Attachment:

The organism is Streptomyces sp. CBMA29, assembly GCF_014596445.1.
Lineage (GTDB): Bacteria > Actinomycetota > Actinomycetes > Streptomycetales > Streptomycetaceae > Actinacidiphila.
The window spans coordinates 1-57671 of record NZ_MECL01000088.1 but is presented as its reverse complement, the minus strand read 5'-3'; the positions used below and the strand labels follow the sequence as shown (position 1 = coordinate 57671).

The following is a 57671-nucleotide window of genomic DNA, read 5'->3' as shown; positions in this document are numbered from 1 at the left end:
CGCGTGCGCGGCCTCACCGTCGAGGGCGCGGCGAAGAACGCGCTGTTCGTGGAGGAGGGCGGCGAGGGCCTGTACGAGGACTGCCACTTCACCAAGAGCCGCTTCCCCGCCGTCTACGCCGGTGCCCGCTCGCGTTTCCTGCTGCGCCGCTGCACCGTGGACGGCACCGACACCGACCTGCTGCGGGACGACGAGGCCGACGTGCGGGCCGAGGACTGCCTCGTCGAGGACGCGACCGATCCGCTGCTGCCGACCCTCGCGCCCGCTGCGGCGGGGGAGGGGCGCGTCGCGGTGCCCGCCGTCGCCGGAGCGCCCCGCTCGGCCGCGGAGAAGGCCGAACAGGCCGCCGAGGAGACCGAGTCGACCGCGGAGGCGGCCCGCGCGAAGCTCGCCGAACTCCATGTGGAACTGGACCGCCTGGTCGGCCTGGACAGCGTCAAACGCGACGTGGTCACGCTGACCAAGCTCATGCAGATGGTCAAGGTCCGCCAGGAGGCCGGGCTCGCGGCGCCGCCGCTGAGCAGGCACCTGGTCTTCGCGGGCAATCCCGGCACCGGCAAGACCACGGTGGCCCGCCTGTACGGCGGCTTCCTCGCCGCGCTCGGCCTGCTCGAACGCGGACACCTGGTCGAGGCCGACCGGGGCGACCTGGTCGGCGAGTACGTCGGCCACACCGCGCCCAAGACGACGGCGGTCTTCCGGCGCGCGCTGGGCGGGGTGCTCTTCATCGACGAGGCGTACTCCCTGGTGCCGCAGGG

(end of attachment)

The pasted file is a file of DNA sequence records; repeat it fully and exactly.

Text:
The organism is Streptomyces sp. CBMA29, assembly GCF_014596445.1.
Lineage (GTDB): Bacteria > Actinomycetota > Actinomycetes > Streptomycetales > Streptomycetaceae > Actinacidiphila.
The window spans coordinates 1-57671 of record NZ_MECL01000088.1 but is presented as its reverse complement, the minus strand read 5'-3'; the positions used below and the strand labels follow the sequence as shown (position 1 = coordinate 57671).

The following is a 57671-nucleotide window of genomic DNA, read 5'->3' as shown; positions in this document are numbered from 1 at the left end:
CGCGTGCGCGGCCTCACCGTCGAGGGCGCGGCGAAGAACGCGCTGTTCGTGGAGGAGGGCGGCGAGGGCCTGTACGAGGACTGCCACTTCACCAAGAGCCGCTTCCCCGCCGTCTACGCCGGTGCCCGCTCGCGTTTCCTGCTGCGCCGCTGCACCGTGGACGGCACCGACACCGACCTGCTGCGGGACGACGAGGCCGACGTGCGGGCCGAGGACTGCCTCGTCGAGGACGCGACCGATCCGCTGCTGCCGACCCTCGCGCCCGCTGCGGCGGGGGAGGGGCGCGTCGCGGTGCCCGCCGTCGCCGGAGCGCCCCGCTCGGCCGCGGAGAAGGCCGAACAGGCCGCCGAGGAGACCGAGTCGACCGCGGAGGCGGCCCGCGCGAAGCTCGCCGAACTCCATGTGGAACTGGACCGCCTGGTCGGCCTGGACAGCGTCAAACGCGACGTGGTCACGCTGACCAAGCTCATGCAGATGGTCAAGGTCCGCCAGGAGGCCGGGCTCGCGGCGCCGCCGCTGAGCAGGCACCTGGTCTTCGCGGGCAATCCCGGCACCGGCAAGACCACGGTGGCCCGCCTGTACGGCGGCTTCCTCGCCGCGCTCGGCCTGCTCGAACGCGGACACCTGGTCGAGGCCGACCGGGGCGACCTGGTCGGCGAGTACGTCGGCCACACCGCGCCCAAGACGACGGCGGTCTTCCGGCGCGCGCTGGGCGGGGTGCTCTTCATCGACGAGGCGTACTCCCTGGTGCCGCAGGG